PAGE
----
A new bill would stop Trump from pardoning his way out of trouble.
“If the president can abuse his powers to insulate himself and endanger the health of our democracy, it needs to be exposed, at least to Congress so that Congress can determine whether that extraordinary remedy of impeachment is warranted,” Intelligence Committee chair Adam Schiff explained. “We introduced this bill to deter the abuse of the pardon power. What this bill says is that if a president were to pardon someone who is involved in an investigation, where the president is a target, a witness, or a subject, that those entire investigative files will be provided to Congress.”
The bill was introduced on the same day that Paul Manafort was sentenced for his illegal actions— something Schiff says was not a coincidence.
“There was reporting last year that the president, through his attorney John Dowd, may be dangling a pardon in front of Manafort or [ex-Trump adviser Michael Flynn] or others,” he explained. “So this is not a theoretical problem at all, but one that we hope the bill will discourage.”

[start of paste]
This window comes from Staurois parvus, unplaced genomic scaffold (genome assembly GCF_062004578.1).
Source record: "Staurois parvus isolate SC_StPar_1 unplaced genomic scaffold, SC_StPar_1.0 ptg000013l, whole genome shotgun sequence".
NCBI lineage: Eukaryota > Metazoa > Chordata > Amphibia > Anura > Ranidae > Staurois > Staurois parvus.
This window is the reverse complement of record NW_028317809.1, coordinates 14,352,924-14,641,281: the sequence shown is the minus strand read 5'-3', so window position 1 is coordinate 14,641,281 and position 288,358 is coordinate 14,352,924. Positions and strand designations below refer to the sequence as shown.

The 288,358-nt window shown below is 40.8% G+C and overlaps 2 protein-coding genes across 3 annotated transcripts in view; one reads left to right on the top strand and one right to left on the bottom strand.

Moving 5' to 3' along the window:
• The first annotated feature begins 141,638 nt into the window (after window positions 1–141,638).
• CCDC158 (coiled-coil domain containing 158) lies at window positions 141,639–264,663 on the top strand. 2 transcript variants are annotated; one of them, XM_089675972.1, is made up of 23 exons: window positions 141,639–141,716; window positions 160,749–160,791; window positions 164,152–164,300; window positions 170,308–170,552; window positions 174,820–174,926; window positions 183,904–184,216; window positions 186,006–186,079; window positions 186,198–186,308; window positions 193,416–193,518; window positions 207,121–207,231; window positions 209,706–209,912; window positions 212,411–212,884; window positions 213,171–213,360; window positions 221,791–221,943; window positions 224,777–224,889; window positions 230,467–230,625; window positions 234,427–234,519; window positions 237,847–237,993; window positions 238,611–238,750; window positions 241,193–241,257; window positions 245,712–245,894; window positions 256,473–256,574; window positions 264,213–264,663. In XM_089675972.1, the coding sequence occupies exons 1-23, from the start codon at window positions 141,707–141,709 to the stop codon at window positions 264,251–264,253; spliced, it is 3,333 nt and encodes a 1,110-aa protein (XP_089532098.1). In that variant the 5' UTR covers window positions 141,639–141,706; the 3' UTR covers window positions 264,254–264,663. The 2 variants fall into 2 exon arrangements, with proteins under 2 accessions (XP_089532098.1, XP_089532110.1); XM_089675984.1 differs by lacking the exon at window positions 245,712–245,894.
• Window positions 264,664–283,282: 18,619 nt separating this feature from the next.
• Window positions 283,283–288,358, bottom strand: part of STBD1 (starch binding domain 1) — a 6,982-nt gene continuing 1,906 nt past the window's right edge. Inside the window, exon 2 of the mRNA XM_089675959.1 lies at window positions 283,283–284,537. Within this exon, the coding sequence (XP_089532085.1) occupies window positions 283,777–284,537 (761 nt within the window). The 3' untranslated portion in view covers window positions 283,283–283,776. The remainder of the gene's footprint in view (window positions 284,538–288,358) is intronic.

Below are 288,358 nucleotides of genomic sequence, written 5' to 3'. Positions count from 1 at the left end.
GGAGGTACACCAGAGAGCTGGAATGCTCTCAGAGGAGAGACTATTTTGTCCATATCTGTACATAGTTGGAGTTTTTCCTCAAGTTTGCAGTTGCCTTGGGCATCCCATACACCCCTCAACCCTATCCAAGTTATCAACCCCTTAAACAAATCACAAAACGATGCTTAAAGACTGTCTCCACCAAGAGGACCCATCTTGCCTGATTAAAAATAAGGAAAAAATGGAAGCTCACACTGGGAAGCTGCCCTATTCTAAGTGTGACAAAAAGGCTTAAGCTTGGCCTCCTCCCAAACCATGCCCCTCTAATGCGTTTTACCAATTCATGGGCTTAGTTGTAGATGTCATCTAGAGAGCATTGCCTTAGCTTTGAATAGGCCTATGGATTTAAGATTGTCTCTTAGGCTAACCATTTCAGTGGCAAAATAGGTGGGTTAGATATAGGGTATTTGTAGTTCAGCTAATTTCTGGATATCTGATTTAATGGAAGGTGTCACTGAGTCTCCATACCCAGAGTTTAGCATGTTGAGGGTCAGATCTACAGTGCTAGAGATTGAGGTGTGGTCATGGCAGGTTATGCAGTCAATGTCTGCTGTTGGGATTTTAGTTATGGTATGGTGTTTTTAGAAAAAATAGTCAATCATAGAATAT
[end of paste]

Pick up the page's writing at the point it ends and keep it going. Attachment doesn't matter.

Paul Manafort was Trump’s campaign chairman. He was sentenced to 47 months in prison for bank and tax fraud. He faces up to a decade more for other crimes if he doesn’t get pardoned.
“That is not how our system is designed to work. Some people say the pardon power is absolute. It’s not absolute. None of the powers in the Constitution are absolute,” Schiff said. “You can’t use the power of the pardon to effectively negate other parts of the Constitution and so this bill is an effort to discourage its abuse.”